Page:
George Bernard Shaw in Man and Superman imagined heaven as a state of being stripped of illusions: not a nice place at all. In hell things were as you wished them to be; in heaven things were as they were. Imagine Judgment Day as an event where man presents his version(s) of things: then God puts a chill on it by telling the truth.
In society we can read the Times's list of best sellers. We can buy, we can even read, the best sellers. Annually we can read the Times's announcement of the issuing of Nobel Prizes. We can read about Pulitzer Prizes. We can follow the Academy Awards. Much will be on TV. After the Awards we can anticipate reruns of some winners at local theaters.
Had pk's FLEX (Free Learning EXchange) been supported, had it been cloned into every community, had the communities cooperated in being coordinated, anyone, anywhere, anytime, could have also looked up books that didn't get a Pulitzer, movies that didn't win an Oscar ... Provided that the authors submitted them, you could have looked up digital transforms of manuscripts that didn't get published, scripts that never found a sponsor, patent applications that weren't granted ...
You can go to an old university and read theses going back centuries. At FLEX you could research those (if submitted) and (if submitted) papers that didn't earn a Ph.D., papers that were rejected. What about what the kid tried to say to the teacher but was prevented? Yes, if the kid writes it out and submits it.
What if the kid was lying? What if the kid writes it out badly? That's tough: raw data is the game.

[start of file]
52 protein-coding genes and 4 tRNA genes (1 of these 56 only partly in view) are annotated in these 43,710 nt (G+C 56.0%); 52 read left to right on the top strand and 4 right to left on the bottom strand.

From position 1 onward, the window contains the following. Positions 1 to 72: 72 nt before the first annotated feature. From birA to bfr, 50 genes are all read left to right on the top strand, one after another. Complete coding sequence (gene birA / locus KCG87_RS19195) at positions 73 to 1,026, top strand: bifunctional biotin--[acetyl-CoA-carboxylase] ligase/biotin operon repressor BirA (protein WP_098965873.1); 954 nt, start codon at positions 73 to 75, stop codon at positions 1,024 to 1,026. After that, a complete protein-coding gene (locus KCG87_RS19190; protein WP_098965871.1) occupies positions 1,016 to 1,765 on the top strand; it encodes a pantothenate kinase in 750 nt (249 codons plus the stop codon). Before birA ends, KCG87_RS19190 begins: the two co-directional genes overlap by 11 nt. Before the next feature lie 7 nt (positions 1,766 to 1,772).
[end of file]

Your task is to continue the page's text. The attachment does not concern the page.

What about God and his chilling voice of truth? Ah, with Flex anyone and everyone could try his own hand at judgment. 24/7.
Chaos? or revelation? That would depend on the judgments.
(If that's how scientists behave, what about the rest of us?)
Science depends on the recognition of peers. What if you have no peers?
Under institutional management, possible peers may be impossible to locate.
If he says, "No, I didn't," and she says, "Yes, you did," that's a difference. If we say, "Aren't we wonderful?" and God says, "Here's the truth!" that's a macro-difference. The difference is not only orthogonal, it changes the temperature, changes the season.
If the Nineteenth Century says, "Wordsworth and Byron are our best poets," and the Twentieth Century says "Shelley and Keats and Blake were just as good," the one age puts a chill on the judgment of the other age. If some other age says, "Wha'? Who cares?" that too is a macro-difference.
The macro-difference that pk imagines, and seems to imagine alone, prompts the question, How can people stand to have their information managed, packaged, edited?
Selection is fine: so long as it clearly bears the name of the selectors: These are Lefty's picks for Hialeah. This is Bob Costas's Short List of Great Sports Moments. This is Professor Moriarty's reading list for detective fiction. Here's who The NASCREEP wants you to vote for. FLEX would have made available all such submitted lists. NBC could submit a list of programs it wants you to watch tonight. FLEX, supported by NBC and by the public, would make the list available.
As FLEX coordinator, pk would say nothing. As a FLEX user, pk could say, "Ooo, I like Lefty's picks."